“Power has everything a masala entertainer should, except the Power to hold your attention. Unless you're a Ravi Teja fan, the film can be safely skipped”
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After a series of flops or insignificant fizzle outs, Mass Maharaja Ravi Teja is back with a film that fits his bill like a custom-made glove. Combining all the commercial elements of a mass entertainer, Power is a big budget colorful fest with surprisingly slick cinematography and also the usual uninspiringly brainless plot. But nonetheless, if “leaving your brains home” to have your occasional fun quotient is a real thing, then Power is a worthy bet this month.
Plot: Tirupati (Ravi Teja) is a middle-aged smart, intelligent, sure shot fella who has a knack for solving problems with wit, charm and necessary amount of heroism. He is intensely passionate about being a police officer and tries to live his dream through his uncle Aanimutyam’s (Brahmanandam) uniform and the silly opportunities that come along with it. His quest to be a police officer brings him to Nirupama (Hansika), a phony astrologer who convinces people into buying rings that promise to change lives. As she slowly turns out to be his love interest, roughly after 3 consecutive songs and 2 dance duet, Tirupati’s quest finally gives him the opportunity to become an ACP. Bengal’s Home Minister (Mukesh Rishi) finds him and tells Tirupathi that his face matches his dead brother ACP Baldev Saha and Tirupathi must return as him to save lives.
His adventures and escapades as the new ACP, living in the shoes of a dead ACP with a complex history, his mission to alleviate corruption in the department and some other noble such missions make the second half of the very confusing yet engaging plot.
Cast & Crew: Ravi Teja steals the show with his edgy, cranky and anti-hero histrionics as usual. And luckily since the story and character build up lives up to it, it seems like a good deal for him. Hansika and Regina efficiently play the beautiful damsels, who in their respective halves of the movie, appear when color is needed and disappear when grey cells are heeded. Brahmanandam is a charm – the episode when he uses the old Vikramarkudu dialogues satirically on himself or when he envisions a “Brahmi Dance” (Spoof of Lungi Dance) are particularly hilarious. Saptagiri adds his ‘Akka’ magic as usual – but akka-ing every pretty girl on the way is going to land you a bachelor Giri! There are a ton load of comedians and villains who keep coming and going – one who makes a mark is Sampath Raj (Mirchi and Run Raja Run fame).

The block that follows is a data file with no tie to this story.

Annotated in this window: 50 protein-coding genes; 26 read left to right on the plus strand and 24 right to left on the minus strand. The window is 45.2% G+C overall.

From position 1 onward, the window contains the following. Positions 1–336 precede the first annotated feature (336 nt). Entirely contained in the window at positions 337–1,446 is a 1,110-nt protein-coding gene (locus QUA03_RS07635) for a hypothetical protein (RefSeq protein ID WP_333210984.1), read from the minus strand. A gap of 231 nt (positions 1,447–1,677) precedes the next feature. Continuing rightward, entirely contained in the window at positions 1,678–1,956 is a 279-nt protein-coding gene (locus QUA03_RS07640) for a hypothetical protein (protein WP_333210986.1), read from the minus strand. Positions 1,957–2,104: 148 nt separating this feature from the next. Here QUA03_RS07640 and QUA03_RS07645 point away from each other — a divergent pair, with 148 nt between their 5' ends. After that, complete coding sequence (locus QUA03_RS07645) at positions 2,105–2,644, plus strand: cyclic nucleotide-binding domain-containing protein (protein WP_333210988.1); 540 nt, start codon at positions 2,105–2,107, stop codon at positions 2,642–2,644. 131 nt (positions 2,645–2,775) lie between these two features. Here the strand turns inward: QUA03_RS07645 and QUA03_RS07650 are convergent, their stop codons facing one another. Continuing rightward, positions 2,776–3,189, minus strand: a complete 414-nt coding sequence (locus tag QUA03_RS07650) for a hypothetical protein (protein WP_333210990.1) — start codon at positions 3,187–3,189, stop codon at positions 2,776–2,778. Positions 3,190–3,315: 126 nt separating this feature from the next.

Some great styling and heavy budgeting on clothes has given a nice killer look to all the characters in the film. Ravi Teja looks rugged and handsome and so does Sampath, his opposing villain. Cinematography by Arthur A. Wilson and Jayanan Vincent is worth mention; this duo gives a nice rich look to the film. Producer Rockline Venkatesh, who did his fair share of Rockline product placement, has managed to get himself a good investment with this film. Thaman makes the same music with the same beats – you can literally start humming his older songs while these songs play. But at the end of the day, they’re all catchy, so he won’t get caught that soon.
Shortcomings: The plot tends to go haywire with twists and turns and silly revelations. It might be a little drag with inception like flashbacks within flashbacks. Also, Telugu industry’s fascination with West Bengal is something that beats me – especially when no effort is make by anyone to bring in any actual Bengali feel; even the press reporters, news readers and Pujaris speak suddh-telugu in the heart of Kolkata.
But at the end of the day, it’s a neatly executed mess packed with comedy, fights, romance and all the other spices. And this time, the formula does click. So you’re in for a happy weekend if you’re a Ravi Teja fan or are just looking for a steam blow-off.